Tuesday, July 21, 2015

The missing part of the Ashley Madison scandal

Update: The recent revelations that a) women weren't being charged to use the service by AM and b) very few women were using it tends, I think, to reinforce my suspicion that, to the extent that there was anything going on here at all, this was essentially a sugar daddy operation, which is to say a low-level form of prostitution. Not prostitution in the strictly legal sense but definitely in the moral sense. Furthermore, the fact that AM seems to have cared very little about whether their clients got any value out of the product is in line with the ethics of someone who would aid and abet prostitution.

I take it no one is feeling a lot of empathy for Ashley Madison or its subscribers? It's not a business model I want to defend. And yet, there is something rather troubling about the recent threats against the company. To be precise, there are two troubling things about it. Those two things are related.

Here is an interesting line from the statement the hackers released:
Too bad for those men, they’re cheating dirtbags and deserve no such discretion.
That's an astonishingly puritanical statement. It's a long, long way from "hate the sin but pity the sinner". And who appointed these hackers as the moral referees? What if they came after you? 

It's not okay to destroy somebody's life because they did something bad or because they have hateful opinions. The increasingly common belief that it is is a very troubling sign about the state of our culture.

The second issue you may have already guessed: "those men?" The inescapable fact about any heterosexual affair is that you need one man and one woman to manage it. Do a little on-line research and you'll quickly discover blogs by women who discovered their husband was cheating. For example, A Year After the Affair. The woman who runs that blog shared an e-card 

Alasdair MacIntyre reminds us that any morality has an implied sociology. The hackers above have an implied sociology that says that certain kinds of men are evil (I'll get to which kind below). There is also an entire line of feminist thought, starting with Margaret Atwood's The Robber Bride, that argues that the other woman should never be blamed because, again, men are evil. And some people perhaps even believe that. I doubt that most of the people who claim to actually do.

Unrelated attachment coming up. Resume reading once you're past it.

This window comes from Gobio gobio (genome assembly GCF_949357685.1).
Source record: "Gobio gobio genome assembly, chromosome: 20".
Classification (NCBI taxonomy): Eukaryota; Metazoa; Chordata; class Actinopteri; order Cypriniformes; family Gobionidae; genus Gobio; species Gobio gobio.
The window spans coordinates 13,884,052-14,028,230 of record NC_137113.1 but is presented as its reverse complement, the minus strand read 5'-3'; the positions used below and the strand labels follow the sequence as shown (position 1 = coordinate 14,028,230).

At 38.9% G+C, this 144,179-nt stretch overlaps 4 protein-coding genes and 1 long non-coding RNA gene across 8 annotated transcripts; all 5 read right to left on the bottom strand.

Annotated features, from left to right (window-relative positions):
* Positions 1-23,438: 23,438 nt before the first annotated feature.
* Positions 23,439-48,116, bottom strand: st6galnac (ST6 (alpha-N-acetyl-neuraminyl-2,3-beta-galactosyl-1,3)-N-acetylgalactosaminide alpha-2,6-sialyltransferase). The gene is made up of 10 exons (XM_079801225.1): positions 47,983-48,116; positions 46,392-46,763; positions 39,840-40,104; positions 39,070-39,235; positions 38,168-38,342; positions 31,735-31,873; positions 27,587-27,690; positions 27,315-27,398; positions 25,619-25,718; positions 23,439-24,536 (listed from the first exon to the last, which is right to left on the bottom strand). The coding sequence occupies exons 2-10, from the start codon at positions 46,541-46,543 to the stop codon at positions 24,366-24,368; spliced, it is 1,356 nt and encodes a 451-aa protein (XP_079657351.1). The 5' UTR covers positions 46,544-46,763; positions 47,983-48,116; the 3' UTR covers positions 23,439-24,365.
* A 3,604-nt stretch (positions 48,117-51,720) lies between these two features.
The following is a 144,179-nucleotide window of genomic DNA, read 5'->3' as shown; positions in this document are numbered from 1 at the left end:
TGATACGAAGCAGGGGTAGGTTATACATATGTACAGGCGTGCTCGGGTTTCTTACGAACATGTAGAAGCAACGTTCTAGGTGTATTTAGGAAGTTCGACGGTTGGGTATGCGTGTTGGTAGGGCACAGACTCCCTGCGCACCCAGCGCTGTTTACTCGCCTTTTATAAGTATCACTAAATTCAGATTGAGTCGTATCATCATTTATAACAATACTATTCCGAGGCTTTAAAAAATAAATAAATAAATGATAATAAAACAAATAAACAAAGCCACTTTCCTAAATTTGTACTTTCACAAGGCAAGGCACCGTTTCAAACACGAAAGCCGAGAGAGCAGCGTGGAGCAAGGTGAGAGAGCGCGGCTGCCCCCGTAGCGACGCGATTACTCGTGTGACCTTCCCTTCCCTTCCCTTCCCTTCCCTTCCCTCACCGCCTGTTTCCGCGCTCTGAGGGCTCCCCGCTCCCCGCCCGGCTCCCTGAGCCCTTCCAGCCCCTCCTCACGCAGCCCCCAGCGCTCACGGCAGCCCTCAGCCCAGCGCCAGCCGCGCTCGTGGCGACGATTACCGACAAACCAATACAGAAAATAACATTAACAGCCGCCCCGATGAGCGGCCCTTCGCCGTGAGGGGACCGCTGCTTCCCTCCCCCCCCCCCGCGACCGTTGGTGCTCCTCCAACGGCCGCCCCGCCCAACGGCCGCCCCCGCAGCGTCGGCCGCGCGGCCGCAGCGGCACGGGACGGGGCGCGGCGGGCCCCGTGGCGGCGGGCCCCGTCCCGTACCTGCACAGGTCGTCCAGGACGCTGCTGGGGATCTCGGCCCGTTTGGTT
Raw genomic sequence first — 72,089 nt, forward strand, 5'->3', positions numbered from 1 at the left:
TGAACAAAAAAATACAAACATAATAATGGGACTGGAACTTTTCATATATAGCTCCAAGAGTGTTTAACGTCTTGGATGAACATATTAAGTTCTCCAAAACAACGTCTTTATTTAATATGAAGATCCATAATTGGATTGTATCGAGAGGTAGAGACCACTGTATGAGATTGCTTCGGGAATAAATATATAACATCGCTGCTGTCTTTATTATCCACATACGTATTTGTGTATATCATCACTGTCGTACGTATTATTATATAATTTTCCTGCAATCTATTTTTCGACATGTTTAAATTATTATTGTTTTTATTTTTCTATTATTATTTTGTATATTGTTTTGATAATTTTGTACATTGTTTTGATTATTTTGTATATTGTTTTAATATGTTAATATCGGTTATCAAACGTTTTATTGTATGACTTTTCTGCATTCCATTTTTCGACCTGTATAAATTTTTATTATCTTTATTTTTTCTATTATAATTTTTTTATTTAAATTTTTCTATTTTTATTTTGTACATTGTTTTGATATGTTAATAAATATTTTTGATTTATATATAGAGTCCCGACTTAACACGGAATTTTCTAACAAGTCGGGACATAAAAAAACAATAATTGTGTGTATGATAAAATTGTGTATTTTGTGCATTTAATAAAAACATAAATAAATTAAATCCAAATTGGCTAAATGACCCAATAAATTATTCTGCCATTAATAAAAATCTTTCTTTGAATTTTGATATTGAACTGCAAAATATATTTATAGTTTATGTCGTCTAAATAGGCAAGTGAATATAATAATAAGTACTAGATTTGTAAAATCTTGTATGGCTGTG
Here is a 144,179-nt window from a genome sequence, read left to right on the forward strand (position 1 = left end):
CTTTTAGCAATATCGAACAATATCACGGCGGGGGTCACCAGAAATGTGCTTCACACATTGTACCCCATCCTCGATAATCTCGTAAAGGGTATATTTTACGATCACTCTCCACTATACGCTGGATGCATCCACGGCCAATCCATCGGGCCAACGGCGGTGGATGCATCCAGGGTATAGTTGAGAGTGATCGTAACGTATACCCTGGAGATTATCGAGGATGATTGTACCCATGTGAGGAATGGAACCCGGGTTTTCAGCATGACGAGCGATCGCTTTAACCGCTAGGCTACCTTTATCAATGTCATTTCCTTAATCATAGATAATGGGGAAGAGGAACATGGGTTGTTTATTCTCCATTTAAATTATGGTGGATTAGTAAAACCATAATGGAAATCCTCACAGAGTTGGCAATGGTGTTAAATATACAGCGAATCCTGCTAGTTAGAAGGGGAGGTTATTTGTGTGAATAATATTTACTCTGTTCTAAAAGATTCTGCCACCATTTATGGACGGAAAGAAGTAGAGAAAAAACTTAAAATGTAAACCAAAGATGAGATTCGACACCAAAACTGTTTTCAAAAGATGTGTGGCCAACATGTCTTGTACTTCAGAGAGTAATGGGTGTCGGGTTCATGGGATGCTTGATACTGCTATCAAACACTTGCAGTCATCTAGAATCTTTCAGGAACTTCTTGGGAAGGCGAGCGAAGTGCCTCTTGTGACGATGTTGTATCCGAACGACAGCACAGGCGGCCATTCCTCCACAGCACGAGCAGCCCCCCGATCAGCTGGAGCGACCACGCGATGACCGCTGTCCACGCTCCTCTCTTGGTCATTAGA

The people who run Ashley Madison have another site called Established Men. It's a sugar daddy connector. Men pay for that service. Women get on for free. I suspect that, while pretending to be something else, most of the Ashley Madison business is the same. The women attracted to both are probably single.

And they're probably younger and more attractive than you'd like to think. "Ashley Madison" conjures up an image. That's not for the men. The men already know what they want and wouldn't be put off by having to sift through a "selection" to get what they want. If anything, that's a plus as it would make finding the woman whose picture gets our guy excited feel all the more special if he had to go through a certain number of "duds" to find her. No, the image "Ashley Madison" conjures up is meant for the women (and girls) who go to the site. It tells them what they are supposed to be like. 

There is a female character in a Len Deighton novel who says that infidelity is ninety-five percent opportunity and five percent motivation. For a cheating woman, that's usually true. There is always someone pursuing her—what she needs to make it happen is a situation that makes it easy and safe enough to follow through. She's alone at the cottage mid-week and there is no one else on the lake except her old friend from college whom she's always been curious about and bang, it happens. Quick, easy, no involvement, no elaborate ruse or cover up needed. Most men can only dream of such a thing. What Ashley Madison sells them is the fantasy that they could cheat like a woman.

But for Ashley Madison to work at all you need a whole lot of mercenary women willing to sell sex in order to get money and clothing and good times but who don't want to think of themselves as prostitutes. If I had to guess, I bet there are whole lot more men who fantasize about a ninety-five-percent-opportunity-and-five-percent-motivation affair than there are women willing to be stigma-free sex workers. That said, there must be enough women in that category for sites like Ashley Madison to work at all. 

I'd further bet that you could probably put together an image of the kind of guys the site worked best for. They're fairly wealthy and fairly good-looking with weak social skills. Why weak social skills? Because if a guy with money, looks and strong social skills is stuck in a sexless marriage and wants to cheat he wouldn't need any help finding a partner. On Ashley Madison, a guy wouldn't need to actually be wealthy so much as clearly willing to spend a lot of money. Why does he have to be good looking? So the woman won't have to feel like a prostitute. If she's with an unattractive guy she'll be painfully aware of the status hit she is taking be being seen with him. She feels shame, not guilt, at the thought of being a hooker. What she dreads is someone else in the bar seeing ugly guy spending a lot of money to be with hot woman. 

But angry puritanical hackers and the rest of us being self righteous on social media aren't interested in shaming her? No we aren't but you probably wouldn't want to think about what it is about you that makes you like that for too long. The implied sociology of your moral beliefs would be too depressing and so might the conclusions you'd reach about yourself.

No comments:

Post a Comment